To sum up these events, the Stämpfli 24x Express, “world’s longest racing shell”, was on its world tour and made a stop in Long Beach in December (see picture). It’s definitely a one-of-a-kind, mostly a novelty as it’s very hard to maneuver. My mother joined me this day and it was her first time ever in a rowing shell. This was a fund-raiser honoring the Joan Lind Van Blom Women’s Sculling Endowment, launched by the National Rowing Foundation.
For the past several years, since 2010, each July would bring me to Portland, OR, for my annual “going back to school” techie conference showing off the latest in my industry. As a coincidence, I found out that my distant relatives (paternal mother’s side) up in the Willamette Valley were hosting a family reunion in Harrisburg the weekend before the conference. I had not seen many of my distant cousins up here since 2001, so this was special 2-for-1 trip I pulled off. Since I was used to traveling each year, getting a rental car at 1:00AM in PDX was easy as I headed south of Portland to the pitch-black farmland of Halsey, between Salem and Eugene, where my parents were staying with friends of the Dodd family. My great-grandparents, Martha and Ferris Dodd’s, “twin-buttes farm” is still in the family, and can be seen off in the distance east from Interstate-5. We are the descendants of Daniel Dodd, who I can’t even begin to describe how many generations he goes back. I can say that the family tree drawn out is too big to even follow. The reunion was at the Harrisburg Area Museum, which has train cars, old farm equipment, and several historical buildings that were relocated for preservation. My great uncle Ellis has a lot of influence at this facility. Back in 2001 I didn’t have as much awareness or even cared to remember who everyone was, but now I pull them into this publication. Many of them still use flip phones you can barely send a message with, so this is a good way to get the word out. Back in Portland, after the conference, I stopped by the annual Oregon Brewer’s Festival with an old college friend. Yes, I had some friends outside of rowing. Ever had a strawberry beer? I don’t normally drink beer, but when I do, I don’t prefer an IPA. I guess I’m picky. I’m more of a wine person, so there. On my way home, I was informed that the conference will be moving to Austin, TX, in 2016 during the month of May. So after a six year run, I’ve decided to take a break to focus on regional conferences back at home. I promise I won’t leave Portland behind. Keep Portland Weird, right?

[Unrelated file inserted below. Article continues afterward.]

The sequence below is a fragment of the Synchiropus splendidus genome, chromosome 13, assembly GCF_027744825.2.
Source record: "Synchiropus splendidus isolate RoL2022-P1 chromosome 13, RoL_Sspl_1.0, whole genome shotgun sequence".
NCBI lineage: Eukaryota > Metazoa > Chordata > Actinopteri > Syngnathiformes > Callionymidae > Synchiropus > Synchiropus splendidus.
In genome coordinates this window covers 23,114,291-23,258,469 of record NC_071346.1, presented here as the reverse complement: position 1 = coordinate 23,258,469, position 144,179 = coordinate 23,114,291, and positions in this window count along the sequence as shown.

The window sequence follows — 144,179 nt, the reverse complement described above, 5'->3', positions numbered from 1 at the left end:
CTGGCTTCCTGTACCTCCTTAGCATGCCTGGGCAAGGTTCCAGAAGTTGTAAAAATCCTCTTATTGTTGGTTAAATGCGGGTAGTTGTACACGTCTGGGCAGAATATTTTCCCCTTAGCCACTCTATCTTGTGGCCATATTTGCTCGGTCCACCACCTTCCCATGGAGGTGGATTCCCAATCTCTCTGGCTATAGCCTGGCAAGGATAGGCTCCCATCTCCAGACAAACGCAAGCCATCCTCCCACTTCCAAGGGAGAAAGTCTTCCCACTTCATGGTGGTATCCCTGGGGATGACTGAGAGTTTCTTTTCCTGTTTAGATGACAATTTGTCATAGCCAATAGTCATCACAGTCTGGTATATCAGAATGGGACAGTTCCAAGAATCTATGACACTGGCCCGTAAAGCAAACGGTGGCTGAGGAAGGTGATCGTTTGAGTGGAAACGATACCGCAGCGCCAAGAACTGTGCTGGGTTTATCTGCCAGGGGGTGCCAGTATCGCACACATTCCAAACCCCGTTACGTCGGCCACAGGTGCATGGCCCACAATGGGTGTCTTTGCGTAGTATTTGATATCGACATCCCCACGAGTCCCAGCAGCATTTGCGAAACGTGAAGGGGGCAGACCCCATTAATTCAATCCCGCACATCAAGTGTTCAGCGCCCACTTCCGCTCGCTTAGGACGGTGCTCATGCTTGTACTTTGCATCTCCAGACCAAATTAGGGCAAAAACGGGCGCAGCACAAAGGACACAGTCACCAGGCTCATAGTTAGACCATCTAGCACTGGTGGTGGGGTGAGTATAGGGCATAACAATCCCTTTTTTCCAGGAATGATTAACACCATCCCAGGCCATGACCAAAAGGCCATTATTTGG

Huntington Harbour (yes, it’s spelled the english way) continues to be my stopping ground when I’m not traveling around the country. It’s between work, my old college ‘hood, and the places I grew up. That’s good enough for me. I got a new road bike over the summer, a Specialized Alez Sport. I ride at least once a week, but mostly on weekends.
I leave all of you with a quote. “Working hard for something we don’t care about is stress; working hard for something we love is called passion.” -Simon Sinek
Until next time, or when I see you, stay gold.